The giving tree
Shortly after my birthday last year, I got a wild hair and decided that what I needed to do was not sell things or make things to sell, but to do something only someone like my Nanny* or mother would do. Something big, fabulous and meaningful. I started scoping out, through Etsy and other venues, vintage sampler kits that were (hopefully) still completely intact...cotton floss and all. JillRuth is a fantastic place to find sampler kits and other vintage ephemera, if you're in the market, and because she sells her work online and in an antique stall somewhere in fabulous Nebraska, she's able to acquire some really awesome stuff. I bought two kits that day...a vintage linen "To Err is Human..." kit and the one I'm currently working on, a Tree of Life pattern. When I received the pieces, they smelled exactly as I wanted them to smell...all musty and like your grandparent's basement. I ironed out the linen, separated the threads and put them aside to start up with I had a spare moment or two.
Six months later...
I started working on the Tree of Life/family tree sampler during the Snowpocalypse and I am absolutely in love. I'm about 1/5th of the way through and I couldn't be happier. I love the imperfection of the stitches, the bright colors, the flowers, the leaves and the meaning behind it all. Sometimes I hold the fabric up to my nose and breath in every last molecule of must just to remember. I imagine somewhere along the way, there might be a few tear-stained spots on my lovely sampler as I wistfully remember sitting on my Nanny's ugly brown plaid sofa, with my tiny feet dangling over the edge, learning how to push through my first few stitches on a scrap of fabric while she, with her scratchy-from-smoking yet beautiful voice, told me I was doing a wonderful job.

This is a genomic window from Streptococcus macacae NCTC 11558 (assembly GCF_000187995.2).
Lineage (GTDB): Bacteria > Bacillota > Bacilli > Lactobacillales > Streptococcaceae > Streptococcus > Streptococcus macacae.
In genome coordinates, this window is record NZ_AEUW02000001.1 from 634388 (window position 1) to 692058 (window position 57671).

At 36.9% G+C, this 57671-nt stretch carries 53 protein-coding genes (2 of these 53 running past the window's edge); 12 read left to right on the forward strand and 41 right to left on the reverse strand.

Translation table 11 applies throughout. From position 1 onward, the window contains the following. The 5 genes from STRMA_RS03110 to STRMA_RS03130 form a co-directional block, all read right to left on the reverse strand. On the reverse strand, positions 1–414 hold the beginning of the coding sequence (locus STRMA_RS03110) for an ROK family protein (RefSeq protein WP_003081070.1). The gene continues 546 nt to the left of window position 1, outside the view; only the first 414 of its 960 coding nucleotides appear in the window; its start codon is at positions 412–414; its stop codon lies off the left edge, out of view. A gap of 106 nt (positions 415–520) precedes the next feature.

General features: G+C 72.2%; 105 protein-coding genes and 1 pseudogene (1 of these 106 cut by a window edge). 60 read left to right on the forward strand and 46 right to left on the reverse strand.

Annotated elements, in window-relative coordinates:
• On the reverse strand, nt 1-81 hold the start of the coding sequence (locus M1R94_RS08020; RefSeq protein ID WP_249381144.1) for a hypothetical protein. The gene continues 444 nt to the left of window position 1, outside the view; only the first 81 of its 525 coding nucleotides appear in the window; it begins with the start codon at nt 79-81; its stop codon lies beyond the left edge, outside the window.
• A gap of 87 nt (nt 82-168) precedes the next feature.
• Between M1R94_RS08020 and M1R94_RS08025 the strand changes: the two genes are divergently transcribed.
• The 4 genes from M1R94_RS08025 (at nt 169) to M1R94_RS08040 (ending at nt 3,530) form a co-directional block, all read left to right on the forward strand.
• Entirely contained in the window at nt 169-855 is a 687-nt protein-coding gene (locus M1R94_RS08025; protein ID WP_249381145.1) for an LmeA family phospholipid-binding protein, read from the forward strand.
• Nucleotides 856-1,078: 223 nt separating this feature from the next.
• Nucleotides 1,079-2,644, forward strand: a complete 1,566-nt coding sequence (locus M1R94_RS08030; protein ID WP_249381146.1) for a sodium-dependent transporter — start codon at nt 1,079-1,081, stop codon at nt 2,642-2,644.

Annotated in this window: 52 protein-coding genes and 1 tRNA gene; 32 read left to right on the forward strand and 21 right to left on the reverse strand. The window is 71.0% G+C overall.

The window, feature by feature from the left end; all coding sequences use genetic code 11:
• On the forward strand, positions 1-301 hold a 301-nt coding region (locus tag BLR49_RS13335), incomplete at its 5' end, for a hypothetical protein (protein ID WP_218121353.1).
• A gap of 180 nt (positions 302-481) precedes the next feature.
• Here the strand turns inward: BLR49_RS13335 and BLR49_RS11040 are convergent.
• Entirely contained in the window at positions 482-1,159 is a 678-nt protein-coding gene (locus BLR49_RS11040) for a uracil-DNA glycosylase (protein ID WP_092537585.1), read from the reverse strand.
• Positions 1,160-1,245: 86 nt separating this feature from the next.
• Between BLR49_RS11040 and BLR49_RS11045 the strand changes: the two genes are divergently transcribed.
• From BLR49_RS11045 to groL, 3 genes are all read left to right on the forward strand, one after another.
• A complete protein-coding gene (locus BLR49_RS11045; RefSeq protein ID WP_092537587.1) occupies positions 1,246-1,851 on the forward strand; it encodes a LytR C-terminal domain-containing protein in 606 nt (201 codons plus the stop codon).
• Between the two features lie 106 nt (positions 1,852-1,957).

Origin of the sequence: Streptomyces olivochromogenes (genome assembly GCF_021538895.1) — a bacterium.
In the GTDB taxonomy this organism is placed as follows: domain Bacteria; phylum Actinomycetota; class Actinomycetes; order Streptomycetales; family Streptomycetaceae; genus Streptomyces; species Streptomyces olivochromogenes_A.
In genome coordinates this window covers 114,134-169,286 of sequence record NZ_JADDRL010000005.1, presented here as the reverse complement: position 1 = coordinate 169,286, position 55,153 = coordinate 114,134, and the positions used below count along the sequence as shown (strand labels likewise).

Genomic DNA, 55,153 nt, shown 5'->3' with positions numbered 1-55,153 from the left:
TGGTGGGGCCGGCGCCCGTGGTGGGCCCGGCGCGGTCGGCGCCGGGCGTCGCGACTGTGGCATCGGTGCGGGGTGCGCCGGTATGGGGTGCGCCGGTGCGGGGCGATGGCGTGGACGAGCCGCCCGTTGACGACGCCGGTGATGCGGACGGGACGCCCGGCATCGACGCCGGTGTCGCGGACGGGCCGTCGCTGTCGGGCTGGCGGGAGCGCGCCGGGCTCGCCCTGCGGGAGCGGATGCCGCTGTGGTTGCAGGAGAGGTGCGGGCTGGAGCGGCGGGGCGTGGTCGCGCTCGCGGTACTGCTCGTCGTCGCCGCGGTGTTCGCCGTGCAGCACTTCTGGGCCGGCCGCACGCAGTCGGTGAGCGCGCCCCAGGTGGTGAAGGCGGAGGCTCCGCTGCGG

Sometimes there's nothing more restorative for our souls and our hearts than doing something we did as kids. In the Spring we get on bikes and let the crisp wind blow onto our faces and through our hair or we stick buttercups and dandelions under our chins to see how much we love butter. In the Summer we dive into pools and play silly games with our friends, stay up all night eating s'mores and sitting by campfires. In Fall we indulge in Halloween candy and drink warm cider on hay bales with friends, and in Winter we throw snowballs and delight in the feeling of the first few snowflakes getting stuck in our eyelashes. I'm convinced that if I'm askew in any way, that all I need do is pick up a needle and some thread and weave a tale with my memory through the fabric. There is great value in experiencing the same thing over and over again; ritual is restorative. To everything, turn, turn, turn, right? This family tree is giving more than it, or I, could've imagined. I can't wait until I'm finished.
* Nanny is my maternal grandmother. She was a fabulously crafty lady, born to French immigrants in New York City and trained in the crafty arts by her mother, my Great-Grandma Courtade, who was a seamstress in the Garment District for much of her young life (my Great-Grandpa Courtade was a music copywriter for BMG, incidentally). This is a picture of all of us crafty ladies, shortly before my Nanny passed away.